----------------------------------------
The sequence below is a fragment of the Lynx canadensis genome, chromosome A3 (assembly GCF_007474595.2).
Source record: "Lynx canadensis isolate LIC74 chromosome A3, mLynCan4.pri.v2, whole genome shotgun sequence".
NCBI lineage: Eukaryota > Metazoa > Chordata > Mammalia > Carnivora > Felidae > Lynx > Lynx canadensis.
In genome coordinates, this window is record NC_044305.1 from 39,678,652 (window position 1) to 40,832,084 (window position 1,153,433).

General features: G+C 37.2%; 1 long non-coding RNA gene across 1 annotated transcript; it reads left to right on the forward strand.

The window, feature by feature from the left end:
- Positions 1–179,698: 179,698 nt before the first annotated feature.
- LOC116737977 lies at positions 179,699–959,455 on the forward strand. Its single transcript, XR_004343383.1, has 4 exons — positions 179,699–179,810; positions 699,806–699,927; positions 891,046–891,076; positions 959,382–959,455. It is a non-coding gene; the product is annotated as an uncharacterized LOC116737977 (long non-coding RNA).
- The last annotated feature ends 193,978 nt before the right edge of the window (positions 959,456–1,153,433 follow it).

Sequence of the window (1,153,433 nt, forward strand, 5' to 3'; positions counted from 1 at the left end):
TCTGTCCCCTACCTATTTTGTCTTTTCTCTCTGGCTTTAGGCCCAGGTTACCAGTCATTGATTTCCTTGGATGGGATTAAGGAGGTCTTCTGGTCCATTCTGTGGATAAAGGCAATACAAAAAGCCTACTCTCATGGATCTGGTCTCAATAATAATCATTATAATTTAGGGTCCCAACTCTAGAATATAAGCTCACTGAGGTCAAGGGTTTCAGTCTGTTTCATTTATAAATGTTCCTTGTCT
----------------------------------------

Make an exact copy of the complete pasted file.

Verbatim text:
The sequence below is a fragment of the Lynx canadensis genome, chromosome A3 (assembly GCF_007474595.2).
Source record: "Lynx canadensis isolate LIC74 chromosome A3, mLynCan4.pri.v2, whole genome shotgun sequence".
NCBI lineage: Eukaryota > Metazoa > Chordata > Mammalia > Carnivora > Felidae > Lynx > Lynx canadensis.
In genome coordinates, this window is record NC_044305.1 from 39,678,652 (window position 1) to 40,832,084 (window position 1,153,433).

General features: G+C 37.2%; 1 long non-coding RNA gene across 1 annotated transcript; it reads left to right on the forward strand.

The window, feature by feature from the left end:
- Positions 1–179,698: 179,698 nt before the first annotated feature.
- LOC116737977 lies at positions 179,699–959,455 on the forward strand. Its single transcript, XR_004343383.1, has 4 exons — positions 179,699–179,810; positions 699,806–699,927; positions 891,046–891,076; positions 959,382–959,455. It is a non-coding gene; the product is annotated as an uncharacterized LOC116737977 (long non-coding RNA).
- The last annotated feature ends 193,978 nt before the right edge of the window (positions 959,456–1,153,433 follow it).

Sequence of the window (1,153,433 nt, forward strand, 5' to 3'; positions counted from 1 at the left end):
TCTGTCCCCTACCTATTTTGTCTTTTCTCTCTGGCTTTAGGCCCAGGTTACCAGTCATTGATTTCCTTGGATGGGATTAAGGAGGTCTTCTGGTCCATTCTGTGGATAAAGGCAATACAAAAAGCCTACTCTCATGGATCTGGTCTCAATAATAATCATTATAATTTAGGGTCCCAACTCTAGAATATAAGCTCACTGAGGTCAAGGGTTTCAGTCTGTTTCATTTATAAATGTTCCTTGTCT